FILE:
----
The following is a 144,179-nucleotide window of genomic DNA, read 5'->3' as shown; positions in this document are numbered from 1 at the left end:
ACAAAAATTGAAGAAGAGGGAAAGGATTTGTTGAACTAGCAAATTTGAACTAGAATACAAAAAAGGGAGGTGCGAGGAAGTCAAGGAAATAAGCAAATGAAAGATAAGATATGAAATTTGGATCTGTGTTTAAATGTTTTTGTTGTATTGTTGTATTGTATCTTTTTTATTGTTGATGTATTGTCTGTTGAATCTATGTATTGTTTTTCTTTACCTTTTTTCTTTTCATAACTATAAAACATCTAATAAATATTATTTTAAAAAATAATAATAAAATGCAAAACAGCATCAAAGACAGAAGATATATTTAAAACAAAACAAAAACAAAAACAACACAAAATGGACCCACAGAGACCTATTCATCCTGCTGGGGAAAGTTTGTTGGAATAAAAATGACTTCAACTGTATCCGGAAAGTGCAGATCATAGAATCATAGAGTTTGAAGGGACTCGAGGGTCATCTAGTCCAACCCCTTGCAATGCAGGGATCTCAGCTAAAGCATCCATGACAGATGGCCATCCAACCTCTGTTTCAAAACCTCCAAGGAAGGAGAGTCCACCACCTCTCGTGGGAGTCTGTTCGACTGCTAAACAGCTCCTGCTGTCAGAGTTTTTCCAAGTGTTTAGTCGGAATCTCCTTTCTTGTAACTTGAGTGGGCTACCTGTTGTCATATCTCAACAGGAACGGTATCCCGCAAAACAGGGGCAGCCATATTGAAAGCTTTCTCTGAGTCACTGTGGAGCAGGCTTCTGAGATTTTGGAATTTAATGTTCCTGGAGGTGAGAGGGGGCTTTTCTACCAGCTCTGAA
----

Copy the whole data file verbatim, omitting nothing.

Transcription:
The following is a 144,179-nucleotide window of genomic DNA, read 5'->3' as shown; positions in this document are numbered from 1 at the left end:
ACAAAAATTGAAGAAGAGGGAAAGGATTTGTTGAACTAGCAAATTTGAACTAGAATACAAAAAAGGGAGGTGCGAGGAAGTCAAGGAAATAAGCAAATGAAAGATAAGATATGAAATTTGGATCTGTGTTTAAATGTTTTTGTTGTATTGTTGTATTGTATCTTTTTTATTGTTGATGTATTGTCTGTTGAATCTATGTATTGTTTTTCTTTACCTTTTTTCTTTTCATAACTATAAAACATCTAATAAATATTATTTTAAAAAATAATAATAAAATGCAAAACAGCATCAAAGACAGAAGATATATTTAAAACAAAACAAAAACAAAAACAACACAAAATGGACCCACAGAGACCTATTCATCCTGCTGGGGAAAGTTTGTTGGAATAAAAATGACTTCAACTGTATCCGGAAAGTGCAGATCATAGAATCATAGAGTTTGAAGGGACTCGAGGGTCATCTAGTCCAACCCCTTGCAATGCAGGGATCTCAGCTAAAGCATCCATGACAGATGGCCATCCAACCTCTGTTTCAAAACCTCCAAGGAAGGAGAGTCCACCACCTCTCGTGGGAGTCTGTTCGACTGCTAAACAGCTCCTGCTGTCAGAGTTTTTCCAAGTGTTTAGTCGGAATCTCCTTTCTTGTAACTTGAGTGGGCTACCTGTTGTCATATCTCAACAGGAACGGTATCCCGCAAAACAGGGGCAGCCATATTGAAAGCTTTCTCTGAGTCACTGTGGAGCAGGCTTCTGAGATTTTGGAATTTAATGTTCCTGGAGGTGAGAGGGGGCTTTTCTACCAGCTCTGAA